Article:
May 2008
Volume 49, Issue 13
Free
ARVO Annual Meeting Abstract  |   May 2008
Conical Tomography as a Novel Method for the Identification of Single Antibody Molecules in Lens Fiber Cells
Author Affiliations & Notes
  • G. A. Zampighi
    CHS/UCLA, Los Angeles, California
    Neurobiology,
  • N. H. Fain
    CHS/UCLA, Los Angeles, California
    Neurobiology,
  • L. M. Zampighi
    CHS/UCLA, Los Angeles, California
    Physiology,
  • S. Kohan
    CHS/UCLA, Los Angeles, California
    Neurobiology,
  • C. Schietroma
    CHS/UCLA, Los Angeles, California
    Neurobiology,
  • Footnotes
    Commercial Relationships  G.A. Zampighi, None; N.H. Fain, None; L.M. Zampighi, None; S. Kohan, None; C. Schietroma, None.
  • Footnotes
    Support  NIH Grant EY04410
Investigative Ophthalmology & Visual Science May 2008, Vol.49, 4082. doi:https://doi.org/
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    • Get Citation

      G. A. Zampighi, N. H. Fain, L. M. Zampighi, S. Kohan, C. Schietroma; Conical Tomography as a Novel Method for the Identification of Single Antibody Molecules in Lens Fiber Cells. Invest. Ophthalmol. Vis. Sci. 2008;49(13):4082. doi: https://doi.org/.

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      © ARVO (1962-2015); The Authors (2016-present)

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Abstract

Purpose: : To demonstrate the feasibility of identifying individual protein complexes in tomographic reconstructions of lens fiber cells by labeling them with antibodies, which can be identified on the basis of their size and shape, thus revealing their target protein.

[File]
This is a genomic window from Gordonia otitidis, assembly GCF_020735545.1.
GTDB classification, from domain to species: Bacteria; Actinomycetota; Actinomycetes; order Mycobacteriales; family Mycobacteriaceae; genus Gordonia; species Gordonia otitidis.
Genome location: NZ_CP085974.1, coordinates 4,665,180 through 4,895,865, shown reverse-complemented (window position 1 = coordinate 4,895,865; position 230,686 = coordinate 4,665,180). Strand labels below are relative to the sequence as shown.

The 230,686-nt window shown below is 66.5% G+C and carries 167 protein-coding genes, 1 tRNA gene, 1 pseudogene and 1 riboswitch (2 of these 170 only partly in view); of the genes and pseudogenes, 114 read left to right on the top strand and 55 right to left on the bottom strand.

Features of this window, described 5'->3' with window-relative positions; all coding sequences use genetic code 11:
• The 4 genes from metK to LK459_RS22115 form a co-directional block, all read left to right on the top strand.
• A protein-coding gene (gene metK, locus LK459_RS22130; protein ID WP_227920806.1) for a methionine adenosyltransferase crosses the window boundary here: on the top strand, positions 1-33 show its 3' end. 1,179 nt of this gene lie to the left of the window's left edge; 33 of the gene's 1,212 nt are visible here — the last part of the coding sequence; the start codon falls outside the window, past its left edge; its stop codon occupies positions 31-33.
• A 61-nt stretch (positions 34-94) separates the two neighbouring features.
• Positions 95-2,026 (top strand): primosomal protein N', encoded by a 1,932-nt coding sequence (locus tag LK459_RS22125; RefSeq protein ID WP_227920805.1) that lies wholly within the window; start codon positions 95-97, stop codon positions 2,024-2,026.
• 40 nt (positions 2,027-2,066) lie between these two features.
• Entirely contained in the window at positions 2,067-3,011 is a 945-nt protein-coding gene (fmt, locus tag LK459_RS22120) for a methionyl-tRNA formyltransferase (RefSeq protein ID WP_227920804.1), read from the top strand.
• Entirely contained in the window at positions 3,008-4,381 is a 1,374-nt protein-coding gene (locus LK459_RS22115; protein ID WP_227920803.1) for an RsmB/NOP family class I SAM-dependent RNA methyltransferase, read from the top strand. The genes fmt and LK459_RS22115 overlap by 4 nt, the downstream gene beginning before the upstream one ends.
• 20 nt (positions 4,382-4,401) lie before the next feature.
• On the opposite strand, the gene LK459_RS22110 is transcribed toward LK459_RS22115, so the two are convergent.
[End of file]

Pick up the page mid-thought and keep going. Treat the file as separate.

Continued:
Methods: : We have used conical electron tomography to reconstruct: a) meshes of F-actin, decorated with monoclonal antibodies and, b) "beaded" filaments from fibers, where soluble proteins have been extracted ("ghosts"). The specimens were imaged; then the projections were aligned and reconstructed using the weighted back projection algorithm; finally they were refined using projection matching. Visualization included 3D volume rendering and segmentation methods.

Results: : Tomograms of F-actin decorated with IgGs show networks of filaments, ~6 nm in diameter, with denser particles of 6-10 nm, jutting out at variable intervals along their length. The particles are absent in reconstructions of F-actin without antibodies and some exhibit the classical tri-lobar (Y) shape, characteristic of IgGs. "Beaded" filaments were comprised of cores, 6-8 nm in diameter and beads of ~12 nm in diameter that were spaced 32-33 nm center-to-center. Antibodies against filensin recognized epitopes at the juncture between the bead and the filament’s core.

Keywords: cell membrane/membrane specializations • cytoskeleton • microscopy: electron microscopy 
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